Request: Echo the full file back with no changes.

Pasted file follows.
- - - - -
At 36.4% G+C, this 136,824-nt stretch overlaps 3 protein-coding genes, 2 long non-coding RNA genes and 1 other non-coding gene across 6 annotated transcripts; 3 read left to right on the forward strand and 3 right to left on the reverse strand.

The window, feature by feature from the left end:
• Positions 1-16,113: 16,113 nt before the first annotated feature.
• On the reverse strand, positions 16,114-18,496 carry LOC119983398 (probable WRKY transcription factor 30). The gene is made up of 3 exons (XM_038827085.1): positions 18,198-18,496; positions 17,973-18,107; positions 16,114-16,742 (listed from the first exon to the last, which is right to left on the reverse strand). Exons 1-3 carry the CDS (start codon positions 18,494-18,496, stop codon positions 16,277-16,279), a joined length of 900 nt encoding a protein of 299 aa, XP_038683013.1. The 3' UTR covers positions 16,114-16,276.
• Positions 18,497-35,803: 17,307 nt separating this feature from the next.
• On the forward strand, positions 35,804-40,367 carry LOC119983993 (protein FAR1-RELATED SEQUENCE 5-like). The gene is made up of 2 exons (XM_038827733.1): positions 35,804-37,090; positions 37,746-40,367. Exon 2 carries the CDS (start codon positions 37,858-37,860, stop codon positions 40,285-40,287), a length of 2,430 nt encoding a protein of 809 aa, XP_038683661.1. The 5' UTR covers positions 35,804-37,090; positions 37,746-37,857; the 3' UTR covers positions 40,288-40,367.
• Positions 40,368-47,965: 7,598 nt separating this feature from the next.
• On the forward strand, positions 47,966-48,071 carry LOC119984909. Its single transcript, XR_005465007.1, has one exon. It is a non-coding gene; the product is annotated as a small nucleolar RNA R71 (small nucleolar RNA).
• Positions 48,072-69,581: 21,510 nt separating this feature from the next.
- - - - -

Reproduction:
At 36.4% G+C, this 136,824-nt stretch overlaps 3 protein-coding genes, 2 long non-coding RNA genes and 1 other non-coding gene across 6 annotated transcripts; 3 read left to right on the forward strand and 3 right to left on the reverse strand.

The window, feature by feature from the left end:
• Positions 1-16,113: 16,113 nt before the first annotated feature.
• On the reverse strand, positions 16,114-18,496 carry LOC119983398 (probable WRKY transcription factor 30). The gene is made up of 3 exons (XM_038827085.1): positions 18,198-18,496; positions 17,973-18,107; positions 16,114-16,742 (listed from the first exon to the last, which is right to left on the reverse strand). Exons 1-3 carry the CDS (start codon positions 18,494-18,496, stop codon positions 16,277-16,279), a joined length of 900 nt encoding a protein of 299 aa, XP_038683013.1. The 3' UTR covers positions 16,114-16,276.
• Positions 18,497-35,803: 17,307 nt separating this feature from the next.
• On the forward strand, positions 35,804-40,367 carry LOC119983993 (protein FAR1-RELATED SEQUENCE 5-like). The gene is made up of 2 exons (XM_038827733.1): positions 35,804-37,090; positions 37,746-40,367. Exon 2 carries the CDS (start codon positions 37,858-37,860, stop codon positions 40,285-40,287), a length of 2,430 nt encoding a protein of 809 aa, XP_038683661.1. The 5' UTR covers positions 35,804-37,090; positions 37,746-37,857; the 3' UTR covers positions 40,288-40,367.
• Positions 40,368-47,965: 7,598 nt separating this feature from the next.
• On the forward strand, positions 47,966-48,071 carry LOC119984909. Its single transcript, XR_005465007.1, has one exon. It is a non-coding gene; the product is annotated as a small nucleolar RNA R71 (small nucleolar RNA).
• Positions 48,072-69,581: 21,510 nt separating this feature from the next.